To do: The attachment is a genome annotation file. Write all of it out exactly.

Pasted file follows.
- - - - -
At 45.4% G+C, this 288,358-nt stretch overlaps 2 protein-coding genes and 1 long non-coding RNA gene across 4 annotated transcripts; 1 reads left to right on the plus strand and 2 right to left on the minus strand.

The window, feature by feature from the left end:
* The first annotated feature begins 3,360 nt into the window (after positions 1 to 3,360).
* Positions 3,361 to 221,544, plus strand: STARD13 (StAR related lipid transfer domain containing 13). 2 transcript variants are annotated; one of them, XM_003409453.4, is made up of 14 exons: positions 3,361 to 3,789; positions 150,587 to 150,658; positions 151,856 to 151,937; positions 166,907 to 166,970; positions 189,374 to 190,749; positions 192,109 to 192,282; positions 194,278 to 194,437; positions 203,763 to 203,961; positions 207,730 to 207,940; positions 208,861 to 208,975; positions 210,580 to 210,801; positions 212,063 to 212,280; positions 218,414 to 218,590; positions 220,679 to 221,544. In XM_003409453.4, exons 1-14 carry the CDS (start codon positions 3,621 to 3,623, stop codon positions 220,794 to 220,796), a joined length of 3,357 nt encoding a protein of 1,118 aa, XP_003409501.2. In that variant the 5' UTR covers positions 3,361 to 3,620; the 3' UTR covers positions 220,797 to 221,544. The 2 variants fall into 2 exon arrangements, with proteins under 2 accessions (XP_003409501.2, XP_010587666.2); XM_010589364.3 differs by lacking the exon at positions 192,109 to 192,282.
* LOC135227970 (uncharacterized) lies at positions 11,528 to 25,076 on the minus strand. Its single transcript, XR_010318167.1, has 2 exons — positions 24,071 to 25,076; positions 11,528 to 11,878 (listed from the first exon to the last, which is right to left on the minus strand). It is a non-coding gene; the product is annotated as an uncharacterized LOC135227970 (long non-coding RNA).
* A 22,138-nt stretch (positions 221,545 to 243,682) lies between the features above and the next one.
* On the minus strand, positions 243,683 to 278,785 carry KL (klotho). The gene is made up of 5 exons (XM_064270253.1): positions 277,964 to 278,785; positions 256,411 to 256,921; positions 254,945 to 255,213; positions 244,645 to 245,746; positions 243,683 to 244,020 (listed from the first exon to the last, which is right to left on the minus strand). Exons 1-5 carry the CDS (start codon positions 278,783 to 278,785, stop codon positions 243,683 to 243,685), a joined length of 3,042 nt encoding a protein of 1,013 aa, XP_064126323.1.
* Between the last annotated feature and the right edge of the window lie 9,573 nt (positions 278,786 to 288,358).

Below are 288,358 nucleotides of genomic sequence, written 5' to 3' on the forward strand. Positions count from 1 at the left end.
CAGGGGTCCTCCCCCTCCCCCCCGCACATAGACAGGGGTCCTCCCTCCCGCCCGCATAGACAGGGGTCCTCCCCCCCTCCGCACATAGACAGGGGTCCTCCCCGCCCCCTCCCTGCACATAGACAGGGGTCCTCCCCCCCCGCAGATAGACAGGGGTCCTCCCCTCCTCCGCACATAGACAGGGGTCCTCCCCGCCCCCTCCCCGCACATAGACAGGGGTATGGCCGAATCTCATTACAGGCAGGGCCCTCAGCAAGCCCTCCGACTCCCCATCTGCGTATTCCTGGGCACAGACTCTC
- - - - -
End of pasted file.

At 45.4% G+C, this 288,358-nt stretch overlaps 2 protein-coding genes and 1 long non-coding RNA gene across 4 annotated transcripts; 1 reads left to right on the plus strand and 2 right to left on the minus strand.

The window, feature by feature from the left end:
* The first annotated feature begins 3,360 nt into the window (after positions 1 to 3,360).
* Positions 3,361 to 221,544, plus strand: STARD13 (StAR related lipid transfer domain containing 13). 2 transcript variants are annotated; one of them, XM_003409453.4, is made up of 14 exons: positions 3,361 to 3,789; positions 150,587 to 150,658; positions 151,856 to 151,937; positions 166,907 to 166,970; positions 189,374 to 190,749; positions 192,109 to 192,282; positions 194,278 to 194,437; positions 203,763 to 203,961; positions 207,730 to 207,940; positions 208,861 to 208,975; positions 210,580 to 210,801; positions 212,063 to 212,280; positions 218,414 to 218,590; positions 220,679 to 221,544. In XM_003409453.4, exons 1-14 carry the CDS (start codon positions 3,621 to 3,623, stop codon positions 220,794 to 220,796), a joined length of 3,357 nt encoding a protein of 1,118 aa, XP_003409501.2. In that variant the 5' UTR covers positions 3,361 to 3,620; the 3' UTR covers positions 220,797 to 221,544. The 2 variants fall into 2 exon arrangements, with proteins under 2 accessions (XP_003409501.2, XP_010587666.2); XM_010589364.3 differs by lacking the exon at positions 192,109 to 192,282.
* LOC135227970 (uncharacterized) lies at positions 11,528 to 25,076 on the minus strand. Its single transcript, XR_010318167.1, has 2 exons — positions 24,071 to 25,076; positions 11,528 to 11,878 (listed from the first exon to the last, which is right to left on the minus strand). It is a non-coding gene; the product is annotated as an uncharacterized LOC135227970 (long non-coding RNA).
* A 22,138-nt stretch (positions 221,545 to 243,682) lies between the features above and the next one.
* On the minus strand, positions 243,683 to 278,785 carry KL (klotho). The gene is made up of 5 exons (XM_064270253.1): positions 277,964 to 278,785; positions 256,411 to 256,921; positions 254,945 to 255,213; positions 244,645 to 245,746; positions 243,683 to 244,020 (listed from the first exon to the last, which is right to left on the minus strand). Exons 1-5 carry the CDS (start codon positions 278,783 to 278,785, stop codon positions 243,683 to 243,685), a joined length of 3,042 nt encoding a protein of 1,013 aa, XP_064126323.1.
* Between the last annotated feature and the right edge of the window lie 9,573 nt (positions 278,786 to 288,358).

Below are 288,358 nucleotides of genomic sequence, written 5' to 3' on the forward strand. Positions count from 1 at the left end.
CAGGGGTCCTCCCCCTCCCCCCCGCACATAGACAGGGGTCCTCCCTCCCGCCCGCATAGACAGGGGTCCTCCCCCCCTCCGCACATAGACAGGGGTCCTCCCCGCCCCCTCCCTGCACATAGACAGGGGTCCTCCCCCCCCGCAGATAGACAGGGGTCCTCCCCTCCTCCGCACATAGACAGGGGTCCTCCCCGCCCCCTCCCCGCACATAGACAGGGGTATGGCCGAATCTCATTACAGGCAGGGCCCTCAGCAAGCCCTCCGACTCCCCATCTGCGTATTCCTGGGCACAGACTCTC